ACTICOAT is an antimicrobial wound barrier dressing that is used in healthcare settings. ACTICOAT comes in a number of application specific formulations, but they all use SilCryst nanosilver antimicrobial films. The wound dressings have anti-inflamatory and antimicrobial properties that are essential in reducing morbidity and mortality due to infection. ACTICOAT is a cost-effective wound management solution for healthcare practitioners in both the developing and developed world. The wound dressing kills antibiotic and multiresistant strains of bacteria through one or more mechanisms. Nanosilver can kill bacteria by modifying sulfhydral containing biomolecules such as proteins, by destroying the electrochemical processing ability of cell membranes or by generating reactive oxygen compounds harmful to bacteria.
The film layer of SilCryst incorporated into ACTICOAT wound dressings are manufactured via a chemical vapor deposition process called magnetron sputtering. This technique allows ACTICOAT to be effective in vivo for up to a week, allowing dressings to not only continually clean wounds, but to create a barrier to protect against pathogens present in the local environment. These dressings can be used as field dressings to protect in environments where clean water and sterilizations may be unavailable.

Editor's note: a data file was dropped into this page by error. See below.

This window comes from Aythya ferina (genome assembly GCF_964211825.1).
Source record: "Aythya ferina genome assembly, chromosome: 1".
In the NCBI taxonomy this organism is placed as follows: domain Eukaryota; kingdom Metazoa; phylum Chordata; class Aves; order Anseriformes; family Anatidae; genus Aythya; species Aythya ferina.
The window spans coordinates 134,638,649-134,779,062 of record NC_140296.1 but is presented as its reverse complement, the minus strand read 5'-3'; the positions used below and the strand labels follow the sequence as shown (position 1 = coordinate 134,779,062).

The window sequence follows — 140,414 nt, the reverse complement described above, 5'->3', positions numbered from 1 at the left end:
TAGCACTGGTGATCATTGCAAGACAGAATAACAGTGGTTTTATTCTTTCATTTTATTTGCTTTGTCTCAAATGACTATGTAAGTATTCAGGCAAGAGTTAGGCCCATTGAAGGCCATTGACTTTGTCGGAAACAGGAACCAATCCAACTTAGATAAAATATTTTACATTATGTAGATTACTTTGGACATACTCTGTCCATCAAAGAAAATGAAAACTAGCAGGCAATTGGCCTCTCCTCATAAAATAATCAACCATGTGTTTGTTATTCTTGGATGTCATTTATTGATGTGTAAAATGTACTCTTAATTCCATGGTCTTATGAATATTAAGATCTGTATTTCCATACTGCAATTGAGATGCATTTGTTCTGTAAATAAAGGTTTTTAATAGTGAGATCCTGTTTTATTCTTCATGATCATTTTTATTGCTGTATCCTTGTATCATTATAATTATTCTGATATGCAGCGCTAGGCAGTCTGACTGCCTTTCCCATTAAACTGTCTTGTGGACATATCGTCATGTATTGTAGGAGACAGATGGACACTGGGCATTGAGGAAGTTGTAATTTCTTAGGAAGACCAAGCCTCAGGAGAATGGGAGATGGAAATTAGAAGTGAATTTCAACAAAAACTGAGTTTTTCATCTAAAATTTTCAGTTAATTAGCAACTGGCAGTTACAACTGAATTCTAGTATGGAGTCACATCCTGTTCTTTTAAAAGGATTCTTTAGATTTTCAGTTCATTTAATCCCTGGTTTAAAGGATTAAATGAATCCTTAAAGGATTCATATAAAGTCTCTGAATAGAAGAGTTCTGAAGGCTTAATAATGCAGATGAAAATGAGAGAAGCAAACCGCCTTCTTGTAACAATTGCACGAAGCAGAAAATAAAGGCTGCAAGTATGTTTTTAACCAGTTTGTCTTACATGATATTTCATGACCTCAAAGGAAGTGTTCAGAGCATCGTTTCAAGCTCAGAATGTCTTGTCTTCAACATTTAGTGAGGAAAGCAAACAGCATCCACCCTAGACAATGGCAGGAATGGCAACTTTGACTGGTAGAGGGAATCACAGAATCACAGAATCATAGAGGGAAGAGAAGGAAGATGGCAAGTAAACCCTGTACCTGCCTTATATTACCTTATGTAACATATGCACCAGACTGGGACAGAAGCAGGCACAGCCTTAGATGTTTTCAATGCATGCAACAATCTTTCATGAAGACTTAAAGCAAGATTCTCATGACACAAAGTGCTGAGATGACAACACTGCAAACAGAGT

This product protects and prepares wounds for various surgical and non-surgical treatments, preventing bacterial infection and eliminating existing bacteria faster than other activated silver wound dressings.
According to NUCRYST, the makers of the SilCryst technology in ACTICOAT wound dressings, there are no serious risks to human health associated with the SilCryst nanotechnology used in ACTICOAT. Nucryst, reported no serious side effects or reactions to the active ingredients in clinical trials, and the non-serious side effects were of low incidence. While this study satisfied the FDA, researchers at NIOSH are evaluating technical knowledge gaps in the health risks of silver nanoparticles to address results from recently reported animal studies that suggested silver nanoparticles have an adverse effect on liver, kidney, and lung function. For these reasons, the risks to human health from use and occupational exposure to products containing silver nanoparticles is uncertain. The disposal of OSHA regulated medical waste, such as tissue, blood and wound dressings, are most often incinerated or chemically decontaminated in OSHA regulated processes. This incineration process could potentially release the silver nanoparticles contained in ACTICOAT wound dressings, creating environmental exposure and resultant human health and ecological risk.